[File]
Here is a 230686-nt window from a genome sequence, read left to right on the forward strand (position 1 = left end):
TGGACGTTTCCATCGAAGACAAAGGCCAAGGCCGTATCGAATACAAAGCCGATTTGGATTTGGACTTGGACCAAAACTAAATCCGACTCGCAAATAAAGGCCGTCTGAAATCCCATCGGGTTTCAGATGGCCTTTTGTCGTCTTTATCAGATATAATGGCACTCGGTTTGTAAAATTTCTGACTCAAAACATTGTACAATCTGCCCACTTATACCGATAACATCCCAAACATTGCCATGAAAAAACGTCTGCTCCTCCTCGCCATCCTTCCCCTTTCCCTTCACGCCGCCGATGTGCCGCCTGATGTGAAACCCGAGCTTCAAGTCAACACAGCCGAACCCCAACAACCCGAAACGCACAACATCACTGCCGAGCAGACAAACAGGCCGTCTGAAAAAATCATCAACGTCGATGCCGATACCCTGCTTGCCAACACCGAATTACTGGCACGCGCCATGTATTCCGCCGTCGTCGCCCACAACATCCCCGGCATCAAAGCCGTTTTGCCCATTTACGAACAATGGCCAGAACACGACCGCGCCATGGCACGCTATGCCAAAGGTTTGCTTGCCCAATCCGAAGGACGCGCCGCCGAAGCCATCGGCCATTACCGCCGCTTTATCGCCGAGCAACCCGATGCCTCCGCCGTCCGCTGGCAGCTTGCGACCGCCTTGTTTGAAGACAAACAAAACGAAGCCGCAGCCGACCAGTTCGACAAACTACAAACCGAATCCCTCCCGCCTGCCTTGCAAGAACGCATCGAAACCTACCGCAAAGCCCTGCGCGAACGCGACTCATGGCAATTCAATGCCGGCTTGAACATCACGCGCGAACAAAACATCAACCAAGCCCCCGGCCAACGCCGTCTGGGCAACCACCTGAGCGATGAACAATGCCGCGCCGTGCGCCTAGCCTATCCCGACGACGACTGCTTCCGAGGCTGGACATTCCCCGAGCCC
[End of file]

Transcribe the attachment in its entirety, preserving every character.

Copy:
Here is a 230686-nt window from a genome sequence, read left to right on the forward strand (position 1 = left end):
TGGACGTTTCCATCGAAGACAAAGGCCAAGGCCGTATCGAATACAAAGCCGATTTGGATTTGGACTTGGACCAAAACTAAATCCGACTCGCAAATAAAGGCCGTCTGAAATCCCATCGGGTTTCAGATGGCCTTTTGTCGTCTTTATCAGATATAATGGCACTCGGTTTGTAAAATTTCTGACTCAAAACATTGTACAATCTGCCCACTTATACCGATAACATCCCAAACATTGCCATGAAAAAACGTCTGCTCCTCCTCGCCATCCTTCCCCTTTCCCTTCACGCCGCCGATGTGCCGCCTGATGTGAAACCCGAGCTTCAAGTCAACACAGCCGAACCCCAACAACCCGAAACGCACAACATCACTGCCGAGCAGACAAACAGGCCGTCTGAAAAAATCATCAACGTCGATGCCGATACCCTGCTTGCCAACACCGAATTACTGGCACGCGCCATGTATTCCGCCGTCGTCGCCCACAACATCCCCGGCATCAAAGCCGTTTTGCCCATTTACGAACAATGGCCAGAACACGACCGCGCCATGGCACGCTATGCCAAAGGTTTGCTTGCCCAATCCGAAGGACGCGCCGCCGAAGCCATCGGCCATTACCGCCGCTTTATCGCCGAGCAACCCGATGCCTCCGCCGTCCGCTGGCAGCTTGCGACCGCCTTGTTTGAAGACAAACAAAACGAAGCCGCAGCCGACCAGTTCGACAAACTACAAACCGAATCCCTCCCGCCTGCCTTGCAAGAACGCATCGAAACCTACCGCAAAGCCCTGCGCGAACGCGACTCATGGCAATTCAATGCCGGCTTGAACATCACGCGCGAACAAAACATCAACCAAGCCCCCGGCCAACGCCGTCTGGGCAACCACCTGAGCGATGAACAATGCCGCGCCGTGCGCCTAGCCTATCCCGACGACGACTGCTTCCGAGGCTGGACATTCCCCGAGCCC